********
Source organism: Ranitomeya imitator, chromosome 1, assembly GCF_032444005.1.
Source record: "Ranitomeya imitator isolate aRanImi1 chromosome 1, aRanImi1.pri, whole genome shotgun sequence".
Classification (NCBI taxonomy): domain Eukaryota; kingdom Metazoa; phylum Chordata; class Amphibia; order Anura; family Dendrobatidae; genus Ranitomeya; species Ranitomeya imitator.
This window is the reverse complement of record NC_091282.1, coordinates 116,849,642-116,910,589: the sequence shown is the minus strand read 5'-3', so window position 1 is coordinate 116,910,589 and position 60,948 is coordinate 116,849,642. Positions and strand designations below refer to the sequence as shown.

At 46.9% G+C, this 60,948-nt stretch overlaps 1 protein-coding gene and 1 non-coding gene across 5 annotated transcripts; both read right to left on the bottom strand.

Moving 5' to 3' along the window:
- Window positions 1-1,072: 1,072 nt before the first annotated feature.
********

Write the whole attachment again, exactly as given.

Source organism: Ranitomeya imitator, chromosome 1, assembly GCF_032444005.1.
Source record: "Ranitomeya imitator isolate aRanImi1 chromosome 1, aRanImi1.pri, whole genome shotgun sequence".
Classification (NCBI taxonomy): domain Eukaryota; kingdom Metazoa; phylum Chordata; class Amphibia; order Anura; family Dendrobatidae; genus Ranitomeya; species Ranitomeya imitator.
This window is the reverse complement of record NC_091282.1, coordinates 116,849,642-116,910,589: the sequence shown is the minus strand read 5'-3', so window position 1 is coordinate 116,910,589 and position 60,948 is coordinate 116,849,642. Positions and strand designations below refer to the sequence as shown.

At 46.9% G+C, this 60,948-nt stretch overlaps 1 protein-coding gene and 1 non-coding gene across 5 annotated transcripts; both read right to left on the bottom strand.

Moving 5' to 3' along the window:
- Window positions 1-1,072: 1,072 nt before the first annotated feature.